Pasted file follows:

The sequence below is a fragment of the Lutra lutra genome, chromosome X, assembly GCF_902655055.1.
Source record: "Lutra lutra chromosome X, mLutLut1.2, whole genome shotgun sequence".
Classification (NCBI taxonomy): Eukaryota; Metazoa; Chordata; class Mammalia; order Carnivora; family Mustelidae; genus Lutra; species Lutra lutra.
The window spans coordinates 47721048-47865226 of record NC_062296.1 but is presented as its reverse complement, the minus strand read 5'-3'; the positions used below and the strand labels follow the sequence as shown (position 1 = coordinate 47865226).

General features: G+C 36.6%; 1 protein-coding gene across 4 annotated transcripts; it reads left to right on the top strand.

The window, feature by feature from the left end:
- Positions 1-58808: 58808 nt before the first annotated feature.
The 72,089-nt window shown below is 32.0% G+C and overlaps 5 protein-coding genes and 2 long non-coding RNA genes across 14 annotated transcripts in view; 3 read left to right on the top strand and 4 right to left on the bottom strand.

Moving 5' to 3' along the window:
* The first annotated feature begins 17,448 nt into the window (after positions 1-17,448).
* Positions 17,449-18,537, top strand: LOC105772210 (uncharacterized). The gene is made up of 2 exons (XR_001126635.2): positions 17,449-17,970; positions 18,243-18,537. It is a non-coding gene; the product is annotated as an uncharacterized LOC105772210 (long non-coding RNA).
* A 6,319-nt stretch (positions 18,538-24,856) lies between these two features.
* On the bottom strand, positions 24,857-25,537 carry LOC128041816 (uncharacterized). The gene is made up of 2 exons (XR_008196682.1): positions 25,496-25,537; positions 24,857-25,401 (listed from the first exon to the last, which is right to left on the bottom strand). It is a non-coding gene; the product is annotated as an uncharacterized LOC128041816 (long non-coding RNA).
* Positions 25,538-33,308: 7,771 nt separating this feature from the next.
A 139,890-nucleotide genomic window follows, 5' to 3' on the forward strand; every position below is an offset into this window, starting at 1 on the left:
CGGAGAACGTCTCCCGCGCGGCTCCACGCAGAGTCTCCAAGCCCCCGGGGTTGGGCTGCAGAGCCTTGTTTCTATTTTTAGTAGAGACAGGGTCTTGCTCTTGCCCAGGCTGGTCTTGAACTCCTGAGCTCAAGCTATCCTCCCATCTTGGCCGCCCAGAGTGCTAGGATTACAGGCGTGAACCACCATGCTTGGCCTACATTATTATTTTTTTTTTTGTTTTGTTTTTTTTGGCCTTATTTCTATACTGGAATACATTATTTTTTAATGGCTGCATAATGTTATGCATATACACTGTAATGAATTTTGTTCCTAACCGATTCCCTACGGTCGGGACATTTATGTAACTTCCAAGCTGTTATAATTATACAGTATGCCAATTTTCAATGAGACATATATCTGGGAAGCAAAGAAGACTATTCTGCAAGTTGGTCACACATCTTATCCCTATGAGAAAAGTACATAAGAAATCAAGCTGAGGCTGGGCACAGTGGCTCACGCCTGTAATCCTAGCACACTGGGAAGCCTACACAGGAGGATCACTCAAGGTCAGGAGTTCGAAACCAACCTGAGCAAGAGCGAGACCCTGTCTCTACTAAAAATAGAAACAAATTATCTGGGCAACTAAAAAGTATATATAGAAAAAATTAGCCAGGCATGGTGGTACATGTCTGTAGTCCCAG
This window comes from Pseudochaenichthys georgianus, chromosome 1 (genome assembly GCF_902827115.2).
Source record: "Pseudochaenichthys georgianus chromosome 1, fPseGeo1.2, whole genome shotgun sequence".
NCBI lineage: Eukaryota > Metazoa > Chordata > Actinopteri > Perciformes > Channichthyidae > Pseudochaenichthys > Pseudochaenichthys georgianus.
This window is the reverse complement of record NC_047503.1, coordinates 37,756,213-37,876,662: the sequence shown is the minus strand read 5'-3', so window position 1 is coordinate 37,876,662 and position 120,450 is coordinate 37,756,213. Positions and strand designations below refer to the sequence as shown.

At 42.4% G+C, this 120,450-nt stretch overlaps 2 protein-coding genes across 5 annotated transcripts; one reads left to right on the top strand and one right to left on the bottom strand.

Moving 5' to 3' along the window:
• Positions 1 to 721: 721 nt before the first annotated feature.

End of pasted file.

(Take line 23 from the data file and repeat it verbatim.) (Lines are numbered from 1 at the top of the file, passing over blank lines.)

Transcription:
• Positions 1 to 721: 721 nt before the first annotated feature.